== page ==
Here is the other example that builds an unmodifiable Set:

    public Set<String> suits() {
        return with(HashSet<String>::new, s -> {
            s.add("Hearts");
            s.add("Spades");
            s.add("Diamonds");
            s.add("Clubs");
        }, Collections::unmodifiableSet);
    }
This is sometimes refereed to as "Dependency Inversion". If this is an improvement over the pre-Java 8 ways is up to the reader to decide. I think one advantage is that you focus more on what to do rather than how to do it. On the other hand it is not so much less code as one might have hoped for and it is less clear what is going on for some one else not familiar with the concept.

If you do not want to run the finisher (perhaps you are satisfied with just a Set and does not need an unmodifiable Set), you could always skip the last step as shown below:

    public Set<String> suitsMutable() {

        return with(HashSet<String>::new, s -> {
            s.add("Hearts");
            s.add("Spades");
            s.add("Diamonds");
            s.add("Clubs");
        }, Function.identity());
    }
The static Function.identity() Function is (as its name implies) an identity function, meaning that it will always return exactly the same instance that you are providing to the function.


Using Java 8 Streams

Another way of accomplishing the same thing without using any utility method would be to use Java 8's built in Stream functions. The methods would then look something like this:

    public String poem() {
        return Stream.of("Hey there my dearest baby small, ", "soon you will be big and tall")
                .collect(joining());
    }

    public Set<String> suits() {
        return Collections.unmodifiableSet(
                Stream.of("Hearts", "Spades", "Diamonds", "Clubs")
                .collect(toSet()));
    }
Note that I have imported Collectors.joining and Collectors.toSet statically (this makes the code a bit smaller).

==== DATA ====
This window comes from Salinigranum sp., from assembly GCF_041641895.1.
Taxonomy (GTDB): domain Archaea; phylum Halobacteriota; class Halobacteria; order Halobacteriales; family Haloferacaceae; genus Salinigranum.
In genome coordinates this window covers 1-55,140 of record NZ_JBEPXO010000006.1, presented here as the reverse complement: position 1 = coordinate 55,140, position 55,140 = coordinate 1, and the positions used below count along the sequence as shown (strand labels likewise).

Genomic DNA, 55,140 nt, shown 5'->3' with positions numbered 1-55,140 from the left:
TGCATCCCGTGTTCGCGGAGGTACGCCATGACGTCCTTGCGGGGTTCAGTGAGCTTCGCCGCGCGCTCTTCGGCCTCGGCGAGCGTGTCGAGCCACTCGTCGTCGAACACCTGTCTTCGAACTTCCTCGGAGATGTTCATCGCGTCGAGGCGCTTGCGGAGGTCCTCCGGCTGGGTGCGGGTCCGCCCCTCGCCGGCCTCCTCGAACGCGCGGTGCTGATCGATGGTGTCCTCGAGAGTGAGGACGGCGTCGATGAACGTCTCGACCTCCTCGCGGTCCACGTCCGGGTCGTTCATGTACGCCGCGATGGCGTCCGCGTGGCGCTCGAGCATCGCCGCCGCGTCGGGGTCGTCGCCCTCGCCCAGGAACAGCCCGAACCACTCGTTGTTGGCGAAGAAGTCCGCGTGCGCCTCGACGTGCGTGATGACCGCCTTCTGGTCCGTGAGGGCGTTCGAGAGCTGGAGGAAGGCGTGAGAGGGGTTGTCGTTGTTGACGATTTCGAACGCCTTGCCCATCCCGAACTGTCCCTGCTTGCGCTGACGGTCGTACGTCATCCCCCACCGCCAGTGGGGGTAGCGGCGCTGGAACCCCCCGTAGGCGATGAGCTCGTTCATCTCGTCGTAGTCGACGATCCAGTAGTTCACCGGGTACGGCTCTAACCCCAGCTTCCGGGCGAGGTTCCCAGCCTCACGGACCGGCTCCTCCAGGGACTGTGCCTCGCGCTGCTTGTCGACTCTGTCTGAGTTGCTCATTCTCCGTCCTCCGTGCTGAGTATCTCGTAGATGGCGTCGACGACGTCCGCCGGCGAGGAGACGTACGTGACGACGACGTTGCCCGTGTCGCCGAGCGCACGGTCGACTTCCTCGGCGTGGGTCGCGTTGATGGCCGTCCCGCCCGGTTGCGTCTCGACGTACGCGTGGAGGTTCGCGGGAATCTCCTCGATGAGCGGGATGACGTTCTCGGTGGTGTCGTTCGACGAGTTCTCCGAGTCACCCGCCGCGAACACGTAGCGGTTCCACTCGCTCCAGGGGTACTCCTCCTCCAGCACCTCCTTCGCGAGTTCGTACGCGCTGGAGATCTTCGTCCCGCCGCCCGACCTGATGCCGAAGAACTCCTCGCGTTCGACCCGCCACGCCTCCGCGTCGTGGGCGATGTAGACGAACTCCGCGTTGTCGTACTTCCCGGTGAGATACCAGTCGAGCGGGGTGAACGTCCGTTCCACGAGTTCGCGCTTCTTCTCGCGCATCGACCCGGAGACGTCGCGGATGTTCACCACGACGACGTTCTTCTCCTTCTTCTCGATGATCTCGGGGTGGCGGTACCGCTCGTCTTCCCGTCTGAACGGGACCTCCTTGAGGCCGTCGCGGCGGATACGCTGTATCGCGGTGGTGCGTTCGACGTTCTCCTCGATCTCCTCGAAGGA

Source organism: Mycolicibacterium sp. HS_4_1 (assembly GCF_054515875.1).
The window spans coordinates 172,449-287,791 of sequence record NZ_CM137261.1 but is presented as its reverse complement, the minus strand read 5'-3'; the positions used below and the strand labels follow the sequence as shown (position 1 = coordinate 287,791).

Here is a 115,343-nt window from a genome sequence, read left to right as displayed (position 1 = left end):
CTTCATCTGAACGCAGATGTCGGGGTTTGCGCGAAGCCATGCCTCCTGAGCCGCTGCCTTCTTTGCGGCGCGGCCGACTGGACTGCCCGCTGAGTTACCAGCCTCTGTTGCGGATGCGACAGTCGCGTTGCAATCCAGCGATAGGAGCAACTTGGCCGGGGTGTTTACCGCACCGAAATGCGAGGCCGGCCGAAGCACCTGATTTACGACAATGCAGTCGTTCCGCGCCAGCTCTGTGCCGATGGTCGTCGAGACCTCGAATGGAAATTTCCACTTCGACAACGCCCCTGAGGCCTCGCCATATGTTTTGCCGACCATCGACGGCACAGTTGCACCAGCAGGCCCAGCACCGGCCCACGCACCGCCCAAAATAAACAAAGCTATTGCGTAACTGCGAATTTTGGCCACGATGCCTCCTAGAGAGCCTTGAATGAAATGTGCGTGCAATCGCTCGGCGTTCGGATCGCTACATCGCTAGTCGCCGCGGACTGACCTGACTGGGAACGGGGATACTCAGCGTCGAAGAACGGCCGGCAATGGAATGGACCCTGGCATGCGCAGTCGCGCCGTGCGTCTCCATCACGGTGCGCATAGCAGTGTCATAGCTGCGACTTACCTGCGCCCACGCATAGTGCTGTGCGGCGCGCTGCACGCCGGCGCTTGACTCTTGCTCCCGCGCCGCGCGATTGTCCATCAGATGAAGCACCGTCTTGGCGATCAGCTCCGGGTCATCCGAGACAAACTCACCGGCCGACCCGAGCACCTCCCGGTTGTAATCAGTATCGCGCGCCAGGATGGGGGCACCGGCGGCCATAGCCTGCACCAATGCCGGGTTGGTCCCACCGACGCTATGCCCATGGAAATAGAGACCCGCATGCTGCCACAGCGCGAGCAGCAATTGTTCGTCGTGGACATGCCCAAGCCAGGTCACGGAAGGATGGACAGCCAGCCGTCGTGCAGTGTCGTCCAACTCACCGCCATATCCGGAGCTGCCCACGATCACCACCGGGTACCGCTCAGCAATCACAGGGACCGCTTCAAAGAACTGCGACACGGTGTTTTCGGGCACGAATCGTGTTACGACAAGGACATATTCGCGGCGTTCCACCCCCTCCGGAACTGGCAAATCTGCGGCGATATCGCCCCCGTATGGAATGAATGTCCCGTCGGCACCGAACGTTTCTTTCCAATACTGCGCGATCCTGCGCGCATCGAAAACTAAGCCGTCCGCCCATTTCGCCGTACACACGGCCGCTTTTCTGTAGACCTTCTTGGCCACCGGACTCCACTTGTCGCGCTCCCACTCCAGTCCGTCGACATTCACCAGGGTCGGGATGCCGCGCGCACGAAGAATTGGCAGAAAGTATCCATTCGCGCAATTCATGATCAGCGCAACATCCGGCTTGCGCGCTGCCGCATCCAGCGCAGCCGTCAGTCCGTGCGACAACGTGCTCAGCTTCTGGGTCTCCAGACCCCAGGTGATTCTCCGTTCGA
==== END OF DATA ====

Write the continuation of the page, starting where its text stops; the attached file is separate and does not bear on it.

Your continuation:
This is certainly an improvement over the previous methods. Less code and more in line with Java 8 standard coding pattern. However, sometimes you do not have the required collectors or finishers if you work with custom return objects. In some of those cases you can use the Collectors.collectingAndThen() method which allows you to run a normal collector and then apply a finisher on it. In the suits method example, it could look like this:

    public Set<String> suits() {
        return Stream.of("Hearts", "Spades", "Diamonds", "Clubs")
                .collect(collectingAndThen(toSet(), Collections::unmodifiableSet));
    }
Again, I have imported the collectingAndThen() method statically.


Convenience Methods

If you create a convenience methods like this:

   public <T> Set<T> immutableSetOf(T... members) {
        return Stream.of(members)
                .collect(collectingAndThen(toSet(), Collections::unmodifiableSet));
    }
then your can obtain your immutable Set very easily like this:

   public Set<String> suitsSimple() {
        return immutableSetOf("Hearts", "Spades", "Diamonds", "Clubs");
    }

Conclusions

Consider using Streams in your methods if you want to write simple and compact methods. Know your collectors and you will be able to save code space and time. A support method like the with() method can be useful in some circumstances.